Du Fu is the greatest realism poet in the history of Chinese literature. He was born in Henan County in AD 712 and he died in a small wooden boat going from Yueyang to Changsha in AD 770. Du Fu wandered for his whole life. If, according to the standard that people of today use, whereby money and official tiles are used to judge a man’s success, you would say that Du Fu was a very unsuccessful man and a tragic figure. However, who of those rich in money and high in official positions, who lived a life of ease be as admired by later generations as Du Fu? The answer is none! There is no one like Du Fu, none who are loved and read from generation to generation. This is the reason that I visited Du Fu’s Thatched Cottage when I first arrived in Chengdu. I love Du Fu so much, and admire the hardships he faced in life and how he thought more about "How can ten million mansions be built to offer shelter for the people who are suffering from cold, and how can they be made to laugh with happiness from their hearts? How can they become as steady as a mountain to face the rainstorms?” His feelings of concern about the country and the people are so great that all readers should admire him. Besides, he contributed many good poems to Chinese literature and human civilization, becoming a brilliant member of the outstanding heritage of Chinese nation’s culture.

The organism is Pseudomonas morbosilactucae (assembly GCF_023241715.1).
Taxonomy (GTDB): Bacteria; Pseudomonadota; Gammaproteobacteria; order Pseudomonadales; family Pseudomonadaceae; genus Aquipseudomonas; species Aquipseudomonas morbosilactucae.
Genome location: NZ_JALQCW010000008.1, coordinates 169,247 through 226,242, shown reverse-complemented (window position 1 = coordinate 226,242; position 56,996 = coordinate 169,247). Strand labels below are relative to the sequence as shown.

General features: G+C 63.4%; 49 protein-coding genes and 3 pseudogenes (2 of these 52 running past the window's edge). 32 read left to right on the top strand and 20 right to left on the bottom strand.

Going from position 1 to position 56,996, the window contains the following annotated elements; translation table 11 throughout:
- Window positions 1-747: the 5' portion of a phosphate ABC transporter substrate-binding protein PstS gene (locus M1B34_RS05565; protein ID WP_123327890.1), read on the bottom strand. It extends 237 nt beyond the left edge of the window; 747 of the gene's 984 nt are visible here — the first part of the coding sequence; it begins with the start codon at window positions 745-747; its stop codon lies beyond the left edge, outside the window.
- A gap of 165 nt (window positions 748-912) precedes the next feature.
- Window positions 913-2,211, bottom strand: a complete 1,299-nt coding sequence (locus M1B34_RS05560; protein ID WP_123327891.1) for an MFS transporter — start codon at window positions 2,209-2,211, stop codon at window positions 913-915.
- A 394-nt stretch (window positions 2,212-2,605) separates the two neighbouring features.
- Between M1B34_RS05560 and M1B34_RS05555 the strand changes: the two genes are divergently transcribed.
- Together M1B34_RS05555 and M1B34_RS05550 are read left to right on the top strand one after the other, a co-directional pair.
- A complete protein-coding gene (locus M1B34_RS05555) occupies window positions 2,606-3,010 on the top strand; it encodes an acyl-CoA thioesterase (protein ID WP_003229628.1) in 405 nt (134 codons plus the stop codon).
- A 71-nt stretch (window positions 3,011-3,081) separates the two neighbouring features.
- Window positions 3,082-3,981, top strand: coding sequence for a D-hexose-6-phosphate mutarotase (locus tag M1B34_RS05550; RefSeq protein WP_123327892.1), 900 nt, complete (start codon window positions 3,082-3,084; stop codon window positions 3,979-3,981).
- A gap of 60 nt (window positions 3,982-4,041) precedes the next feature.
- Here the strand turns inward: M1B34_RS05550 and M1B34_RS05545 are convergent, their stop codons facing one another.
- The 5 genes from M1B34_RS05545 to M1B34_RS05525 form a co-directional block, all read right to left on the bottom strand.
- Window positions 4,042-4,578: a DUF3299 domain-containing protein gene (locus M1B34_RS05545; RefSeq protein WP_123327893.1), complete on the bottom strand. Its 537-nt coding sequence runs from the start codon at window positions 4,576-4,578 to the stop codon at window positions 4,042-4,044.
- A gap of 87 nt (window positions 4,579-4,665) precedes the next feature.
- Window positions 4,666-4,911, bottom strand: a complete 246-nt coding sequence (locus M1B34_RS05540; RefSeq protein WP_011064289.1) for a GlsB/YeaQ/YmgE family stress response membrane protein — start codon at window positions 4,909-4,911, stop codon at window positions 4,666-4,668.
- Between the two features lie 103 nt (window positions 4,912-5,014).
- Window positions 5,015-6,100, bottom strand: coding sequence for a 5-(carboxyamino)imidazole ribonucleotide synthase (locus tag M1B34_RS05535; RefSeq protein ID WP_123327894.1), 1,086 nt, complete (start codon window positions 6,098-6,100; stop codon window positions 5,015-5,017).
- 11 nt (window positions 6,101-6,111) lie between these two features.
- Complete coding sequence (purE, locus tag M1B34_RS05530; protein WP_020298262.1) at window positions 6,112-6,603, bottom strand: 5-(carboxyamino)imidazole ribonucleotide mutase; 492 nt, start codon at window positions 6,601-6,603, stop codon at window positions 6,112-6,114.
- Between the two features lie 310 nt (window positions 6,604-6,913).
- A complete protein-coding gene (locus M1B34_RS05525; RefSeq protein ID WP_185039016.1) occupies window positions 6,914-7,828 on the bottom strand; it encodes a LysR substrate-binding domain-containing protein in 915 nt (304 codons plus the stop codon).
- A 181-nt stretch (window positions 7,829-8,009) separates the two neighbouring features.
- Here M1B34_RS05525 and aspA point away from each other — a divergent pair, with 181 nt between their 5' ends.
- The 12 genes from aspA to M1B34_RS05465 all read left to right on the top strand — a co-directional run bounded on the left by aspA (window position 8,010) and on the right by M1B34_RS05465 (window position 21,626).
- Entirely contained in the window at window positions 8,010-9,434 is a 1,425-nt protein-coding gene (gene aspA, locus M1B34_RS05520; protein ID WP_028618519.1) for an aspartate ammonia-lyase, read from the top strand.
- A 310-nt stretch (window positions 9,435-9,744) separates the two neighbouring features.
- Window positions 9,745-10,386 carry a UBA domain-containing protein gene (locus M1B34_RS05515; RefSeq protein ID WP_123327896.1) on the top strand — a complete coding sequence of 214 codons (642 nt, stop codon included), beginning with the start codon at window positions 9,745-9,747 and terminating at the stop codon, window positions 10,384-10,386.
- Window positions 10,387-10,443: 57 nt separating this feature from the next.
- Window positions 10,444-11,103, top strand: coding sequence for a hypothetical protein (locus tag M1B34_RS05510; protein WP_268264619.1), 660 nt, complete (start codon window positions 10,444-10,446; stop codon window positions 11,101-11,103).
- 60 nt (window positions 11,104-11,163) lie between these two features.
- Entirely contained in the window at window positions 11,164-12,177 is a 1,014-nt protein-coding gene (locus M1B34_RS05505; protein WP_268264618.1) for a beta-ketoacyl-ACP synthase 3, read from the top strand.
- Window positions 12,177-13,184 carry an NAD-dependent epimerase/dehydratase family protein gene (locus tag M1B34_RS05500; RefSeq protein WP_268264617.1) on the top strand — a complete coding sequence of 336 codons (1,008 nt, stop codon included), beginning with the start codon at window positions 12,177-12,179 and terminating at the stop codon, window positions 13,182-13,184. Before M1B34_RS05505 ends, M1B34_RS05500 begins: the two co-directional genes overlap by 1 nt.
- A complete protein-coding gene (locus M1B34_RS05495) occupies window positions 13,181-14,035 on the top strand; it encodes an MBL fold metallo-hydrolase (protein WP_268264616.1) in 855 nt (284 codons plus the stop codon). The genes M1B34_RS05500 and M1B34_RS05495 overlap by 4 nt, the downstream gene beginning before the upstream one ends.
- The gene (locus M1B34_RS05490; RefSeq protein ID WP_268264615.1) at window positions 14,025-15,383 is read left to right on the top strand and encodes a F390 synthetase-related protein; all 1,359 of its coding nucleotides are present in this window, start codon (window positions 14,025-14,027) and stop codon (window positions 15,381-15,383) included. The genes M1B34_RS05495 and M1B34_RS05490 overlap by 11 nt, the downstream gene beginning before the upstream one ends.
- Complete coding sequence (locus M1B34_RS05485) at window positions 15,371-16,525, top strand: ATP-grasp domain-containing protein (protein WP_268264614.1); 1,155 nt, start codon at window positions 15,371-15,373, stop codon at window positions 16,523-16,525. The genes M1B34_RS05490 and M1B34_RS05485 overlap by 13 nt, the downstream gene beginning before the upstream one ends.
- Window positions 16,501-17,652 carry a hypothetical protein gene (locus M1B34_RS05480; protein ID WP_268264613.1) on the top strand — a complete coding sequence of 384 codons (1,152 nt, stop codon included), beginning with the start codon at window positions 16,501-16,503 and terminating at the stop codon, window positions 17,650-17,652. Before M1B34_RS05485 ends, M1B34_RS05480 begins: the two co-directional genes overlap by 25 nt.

I enter into Du Fu’s Thatched Cottage and it is as if I am in a face-to-face with the great poet's tragedy. Shortly after his birth his mother died and he was brought up in his aunt's house. “He was sick in his little age", and was not a child prodigy. On the contrary, he was a very naughty boy who loved eating the dates and pears on the trees without permission. There are poems as evidence: "recalling the year I was a child at fifteen, I was as healthy as a yellow calf going to and fro. In August, when the dates and pears were ripe in the yard, I was climbing up the tree one thousand times a day." (see Du Fu’s “A hundred Worries”) But he studied hard, and "read more than ten thousand books". At age twenty he began to travel, journeying north and south, visiting his relatives and friends, "tramping" and “dawdling" along the way. At the age of thirty-five he did not receive an official appointment and became frustrated, because in spite of all his talents he was in fact just a poor travelling scholar. He tried to send his name out on cards in the hopes that high officials and noble lords would recommend he receive an appointment, but he failed again and again. Even in the imperial examination he could not achieve success. According to the perception of some people today, Du Fu is nothing but worthless.